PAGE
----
4

This breaks nothing (in my experience), but lots of things "don't break anything" and are still wrong.

#! /usr/bin/env python
"""Short description of this module."""

def preferred_exit_method(*args):
    #code for exiting as desired

try:
    import foo
    import bar
    import eggs
except ImportError as e:
    #code code code
    preferred_exit_method(e)

So, clearly defining the program's behavior on exit, then using it during the import process can't be too terrible, right? But it goes against the oft-cited PEP 8, which states that modules should be absolutely be imported before anything global.

It seems like an unrisky proposition, but then there's always something like this:

#! /usr/bin/env python
"""Description of module"""

def exit_of_choice(*args):
    #code code code
    sys.exit(0)

try:
    import sys
    import other_things
except ImportError as e:
    exit_of_choice(e)

Apart from writing code that never needs to do this because it is perfect and never fails at anything, is there a reason besides PEP 8 and "other Python people will be cross with you" not to do this? (well, I'm less concerned with the latter - even though sys wouldn't typically fail to import, I still sort of hate that on principle)

2

is there a reason besides PEP 8

Multiple module interaction

Your code becomes much more troublesome when there are multiple modules there isn't a good way to parameterize the modules with the code you have. So you're left with 2 choices:

  • Duplicated the custom import-exit in every module that needs to import modules (or at least the imports you want to customize)
  • Centralize all your imports in one module and have subsequent modules import from the central module for use in their local namespace.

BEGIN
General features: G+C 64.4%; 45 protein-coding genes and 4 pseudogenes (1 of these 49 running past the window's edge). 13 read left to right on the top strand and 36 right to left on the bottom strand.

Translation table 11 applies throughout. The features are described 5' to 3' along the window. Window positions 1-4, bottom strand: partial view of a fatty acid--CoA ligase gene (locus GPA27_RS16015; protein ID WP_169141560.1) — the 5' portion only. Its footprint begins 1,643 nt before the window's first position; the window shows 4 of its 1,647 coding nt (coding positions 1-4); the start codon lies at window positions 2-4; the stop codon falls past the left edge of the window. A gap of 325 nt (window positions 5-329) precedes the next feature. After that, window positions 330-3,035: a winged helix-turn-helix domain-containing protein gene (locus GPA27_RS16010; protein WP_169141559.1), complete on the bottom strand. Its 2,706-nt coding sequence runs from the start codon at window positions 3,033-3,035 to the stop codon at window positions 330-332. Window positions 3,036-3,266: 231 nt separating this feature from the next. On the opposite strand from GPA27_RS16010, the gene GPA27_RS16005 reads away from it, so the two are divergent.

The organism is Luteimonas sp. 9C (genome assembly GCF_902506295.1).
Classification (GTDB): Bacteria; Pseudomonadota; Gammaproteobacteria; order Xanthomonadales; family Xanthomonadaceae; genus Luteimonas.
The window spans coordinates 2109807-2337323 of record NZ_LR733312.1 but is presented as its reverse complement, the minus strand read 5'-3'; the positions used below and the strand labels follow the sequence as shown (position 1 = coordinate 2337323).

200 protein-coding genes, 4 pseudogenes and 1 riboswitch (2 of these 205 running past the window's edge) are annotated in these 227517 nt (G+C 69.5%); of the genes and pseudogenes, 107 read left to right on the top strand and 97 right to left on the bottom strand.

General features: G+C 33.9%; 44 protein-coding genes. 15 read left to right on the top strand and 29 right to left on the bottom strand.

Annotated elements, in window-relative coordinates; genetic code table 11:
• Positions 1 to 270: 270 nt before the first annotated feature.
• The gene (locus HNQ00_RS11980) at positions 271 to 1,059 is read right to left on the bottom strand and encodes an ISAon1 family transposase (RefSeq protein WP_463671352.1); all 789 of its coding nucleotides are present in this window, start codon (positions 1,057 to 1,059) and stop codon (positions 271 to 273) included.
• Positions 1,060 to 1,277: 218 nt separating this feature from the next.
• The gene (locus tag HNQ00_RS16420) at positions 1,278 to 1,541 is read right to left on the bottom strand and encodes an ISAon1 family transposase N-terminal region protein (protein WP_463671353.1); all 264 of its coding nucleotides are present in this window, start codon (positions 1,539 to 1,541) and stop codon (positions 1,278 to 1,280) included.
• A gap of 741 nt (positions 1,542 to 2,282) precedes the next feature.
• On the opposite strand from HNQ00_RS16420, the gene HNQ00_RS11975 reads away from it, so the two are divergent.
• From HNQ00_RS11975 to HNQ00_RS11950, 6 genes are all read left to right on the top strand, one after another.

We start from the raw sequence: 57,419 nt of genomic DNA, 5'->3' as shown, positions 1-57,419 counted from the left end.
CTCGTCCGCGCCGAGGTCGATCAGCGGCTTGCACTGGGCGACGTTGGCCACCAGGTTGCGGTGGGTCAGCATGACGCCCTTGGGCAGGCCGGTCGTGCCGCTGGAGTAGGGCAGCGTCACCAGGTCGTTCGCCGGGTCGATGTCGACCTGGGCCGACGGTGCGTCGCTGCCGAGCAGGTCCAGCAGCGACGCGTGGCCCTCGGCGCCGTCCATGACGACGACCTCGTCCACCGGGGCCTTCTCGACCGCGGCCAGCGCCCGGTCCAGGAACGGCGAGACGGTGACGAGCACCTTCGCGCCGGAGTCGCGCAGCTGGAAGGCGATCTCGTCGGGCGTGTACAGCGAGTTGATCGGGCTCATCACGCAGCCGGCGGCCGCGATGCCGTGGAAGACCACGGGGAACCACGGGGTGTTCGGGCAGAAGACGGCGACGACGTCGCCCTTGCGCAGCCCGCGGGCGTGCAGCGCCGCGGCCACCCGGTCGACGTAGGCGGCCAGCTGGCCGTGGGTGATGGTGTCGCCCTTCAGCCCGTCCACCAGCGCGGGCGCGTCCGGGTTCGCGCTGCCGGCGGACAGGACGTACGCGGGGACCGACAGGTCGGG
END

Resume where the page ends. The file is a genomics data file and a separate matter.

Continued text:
• Only use it in one place, but an import of a particular module may or may not come from your custom import-exit code. Any number of other imports may cause a different import to initialize the module in sys.modules.

It should be written as a custom importer

There is a better way. If you want to customize imports Python has facilities for this. They are called import hooks and you can write a hook that does a lookup against a white (or black) list of modules whose import you want to customize. You can then have the hook exit explicitly when the import fails.

  • So what if preferred_exit() is intended to be used as part of the program's regular use? That's part of what I'm getting at here; we have a single, beautiful 'exit strategy' for a script, and using it during the import process is as beneficial as using it at other points. – user112358 Dec 31 '13 at 20:57
  • 1
    @Stick: You can use a preferred_exit(). You just have to be aware of the complications that may occur when including things like exceptions, imports and things of that nature. – dietbuddha Jan 1 '14 at 21:20
1

It should be noted that you could defined preferred_exit_method inside the exception block:

#! /usr/bin/env python
"""Short description of this module."""


try:
    import foo
    import bar
    import eggs
except ImportError as e:
    def preferred_exit_method(*args):
        #code for exiting as desired

    #code code code
    preferred_exit_method(e)

This does the same thing without any globals being created before the import.

0

While what you are doing does go against convention, it is not wrong. If your program needs to do something special upon exit, it is worth sacrificing some of the organization in it, especially if you do not mind that much if "python programmers are cross with you". There are few performance issues when modules are imported later in the program, and properly exiting seems like something that should be of higher priority. That being said, I do have a solution that will organize things to get the best of both worlds. You could have two files. One has the preferred exit method. This will run the other file, and address all of the other file's errors. That means that that file's errors will always be addressed properly.

  • this post is rather hard to read (wall of text). Would you mind editing it into a better shape? – gnat Dec 24 '13 at 18:22
  • 2
    I could add a few enters in seemingly random places to break it up, but this is really a cohesive paragraph. While I could also include code, it really wouldn't help clarify my point. I understand it may seem like a lot to read, but this is honestly shorter than most answers. – trevorKirkby Dec 29 '13 at 2:31

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